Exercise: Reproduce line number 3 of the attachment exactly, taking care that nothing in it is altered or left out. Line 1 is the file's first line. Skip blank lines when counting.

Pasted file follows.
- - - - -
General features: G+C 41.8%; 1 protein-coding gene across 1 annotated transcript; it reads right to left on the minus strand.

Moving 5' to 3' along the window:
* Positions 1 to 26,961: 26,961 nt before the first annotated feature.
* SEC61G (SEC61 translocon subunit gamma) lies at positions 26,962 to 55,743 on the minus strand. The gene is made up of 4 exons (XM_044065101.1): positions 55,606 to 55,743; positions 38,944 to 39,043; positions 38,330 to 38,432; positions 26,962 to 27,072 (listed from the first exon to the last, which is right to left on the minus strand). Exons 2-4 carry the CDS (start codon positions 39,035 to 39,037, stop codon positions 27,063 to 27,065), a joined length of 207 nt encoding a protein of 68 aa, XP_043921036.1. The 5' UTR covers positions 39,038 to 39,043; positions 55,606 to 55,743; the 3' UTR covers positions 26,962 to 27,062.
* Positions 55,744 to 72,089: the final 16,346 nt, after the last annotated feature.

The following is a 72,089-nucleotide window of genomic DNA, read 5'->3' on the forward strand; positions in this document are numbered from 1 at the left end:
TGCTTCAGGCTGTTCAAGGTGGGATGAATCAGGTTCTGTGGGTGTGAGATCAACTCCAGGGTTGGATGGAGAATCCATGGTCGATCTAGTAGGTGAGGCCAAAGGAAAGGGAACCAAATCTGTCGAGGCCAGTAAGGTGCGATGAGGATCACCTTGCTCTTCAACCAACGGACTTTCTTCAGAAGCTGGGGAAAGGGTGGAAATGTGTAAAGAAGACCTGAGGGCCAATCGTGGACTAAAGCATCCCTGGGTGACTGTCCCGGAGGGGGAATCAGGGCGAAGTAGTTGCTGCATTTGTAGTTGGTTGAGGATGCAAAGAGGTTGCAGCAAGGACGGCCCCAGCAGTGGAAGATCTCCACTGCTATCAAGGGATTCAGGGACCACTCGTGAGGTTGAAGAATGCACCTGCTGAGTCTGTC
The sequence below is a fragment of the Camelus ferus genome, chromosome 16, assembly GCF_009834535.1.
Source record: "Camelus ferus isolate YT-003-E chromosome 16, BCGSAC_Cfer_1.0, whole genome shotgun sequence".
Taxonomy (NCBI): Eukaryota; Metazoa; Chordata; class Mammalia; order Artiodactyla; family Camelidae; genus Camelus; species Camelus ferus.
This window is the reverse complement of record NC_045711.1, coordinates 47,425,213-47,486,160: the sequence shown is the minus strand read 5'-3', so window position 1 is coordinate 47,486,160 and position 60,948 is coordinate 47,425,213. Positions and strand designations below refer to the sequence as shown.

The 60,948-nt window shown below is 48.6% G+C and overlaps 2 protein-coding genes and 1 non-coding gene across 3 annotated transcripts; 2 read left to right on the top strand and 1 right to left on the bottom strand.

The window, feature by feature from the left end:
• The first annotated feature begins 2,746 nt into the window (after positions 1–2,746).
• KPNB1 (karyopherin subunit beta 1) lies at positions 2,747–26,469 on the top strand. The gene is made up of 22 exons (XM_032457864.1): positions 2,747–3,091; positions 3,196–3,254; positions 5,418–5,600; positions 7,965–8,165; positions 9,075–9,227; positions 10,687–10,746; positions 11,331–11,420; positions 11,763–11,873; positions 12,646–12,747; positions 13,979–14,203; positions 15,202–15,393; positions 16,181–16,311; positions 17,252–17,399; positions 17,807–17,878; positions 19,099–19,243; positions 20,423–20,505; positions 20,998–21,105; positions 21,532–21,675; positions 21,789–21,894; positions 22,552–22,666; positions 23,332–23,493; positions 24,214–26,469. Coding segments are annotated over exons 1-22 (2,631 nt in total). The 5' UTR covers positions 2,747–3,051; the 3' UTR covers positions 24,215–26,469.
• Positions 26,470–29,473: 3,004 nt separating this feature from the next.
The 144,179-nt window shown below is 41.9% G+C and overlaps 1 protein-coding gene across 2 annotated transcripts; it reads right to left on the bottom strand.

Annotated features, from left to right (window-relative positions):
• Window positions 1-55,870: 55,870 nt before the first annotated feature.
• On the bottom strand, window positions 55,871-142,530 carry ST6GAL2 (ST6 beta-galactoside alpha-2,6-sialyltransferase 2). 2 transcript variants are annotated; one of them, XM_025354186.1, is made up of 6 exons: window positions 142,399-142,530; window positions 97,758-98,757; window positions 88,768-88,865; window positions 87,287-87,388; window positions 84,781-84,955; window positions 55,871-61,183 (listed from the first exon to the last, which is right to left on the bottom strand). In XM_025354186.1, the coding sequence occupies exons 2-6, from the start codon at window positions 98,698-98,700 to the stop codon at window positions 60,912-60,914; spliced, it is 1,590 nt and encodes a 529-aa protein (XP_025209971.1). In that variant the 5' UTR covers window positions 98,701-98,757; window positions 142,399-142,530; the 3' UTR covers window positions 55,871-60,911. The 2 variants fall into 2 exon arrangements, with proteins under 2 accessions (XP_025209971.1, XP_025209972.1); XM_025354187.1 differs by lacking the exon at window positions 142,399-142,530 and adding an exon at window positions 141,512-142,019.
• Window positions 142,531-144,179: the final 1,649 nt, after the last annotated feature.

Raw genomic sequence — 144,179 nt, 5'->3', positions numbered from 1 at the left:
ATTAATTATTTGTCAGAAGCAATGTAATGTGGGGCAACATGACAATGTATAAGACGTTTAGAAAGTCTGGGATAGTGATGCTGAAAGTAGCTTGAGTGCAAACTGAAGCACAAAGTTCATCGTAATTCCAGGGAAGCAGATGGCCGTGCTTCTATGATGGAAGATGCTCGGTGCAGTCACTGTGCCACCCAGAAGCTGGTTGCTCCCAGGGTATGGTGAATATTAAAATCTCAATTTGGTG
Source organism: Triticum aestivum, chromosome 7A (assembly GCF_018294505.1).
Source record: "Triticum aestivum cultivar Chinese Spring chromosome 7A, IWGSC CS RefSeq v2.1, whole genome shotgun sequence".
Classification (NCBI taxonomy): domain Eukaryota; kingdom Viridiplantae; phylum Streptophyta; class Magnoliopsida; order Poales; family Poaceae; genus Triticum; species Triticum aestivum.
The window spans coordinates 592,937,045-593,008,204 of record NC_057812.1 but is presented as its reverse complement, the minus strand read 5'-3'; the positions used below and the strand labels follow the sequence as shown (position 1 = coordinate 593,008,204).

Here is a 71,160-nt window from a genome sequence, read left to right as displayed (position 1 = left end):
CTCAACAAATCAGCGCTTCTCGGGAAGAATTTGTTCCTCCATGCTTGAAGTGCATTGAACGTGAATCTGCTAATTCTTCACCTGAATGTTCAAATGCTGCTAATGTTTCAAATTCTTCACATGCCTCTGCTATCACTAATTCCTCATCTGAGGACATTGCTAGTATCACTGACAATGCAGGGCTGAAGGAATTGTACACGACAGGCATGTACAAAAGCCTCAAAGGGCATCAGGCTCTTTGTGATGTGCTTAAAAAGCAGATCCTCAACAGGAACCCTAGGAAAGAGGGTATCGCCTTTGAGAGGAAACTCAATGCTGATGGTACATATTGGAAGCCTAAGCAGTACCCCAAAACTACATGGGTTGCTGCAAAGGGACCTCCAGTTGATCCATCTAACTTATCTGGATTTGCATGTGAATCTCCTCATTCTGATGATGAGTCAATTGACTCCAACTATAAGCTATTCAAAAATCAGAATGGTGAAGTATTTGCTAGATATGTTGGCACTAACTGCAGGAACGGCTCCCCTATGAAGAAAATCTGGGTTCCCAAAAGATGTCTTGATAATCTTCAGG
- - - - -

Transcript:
* Positions 1 to 26,961: 26,961 nt before the first annotated feature.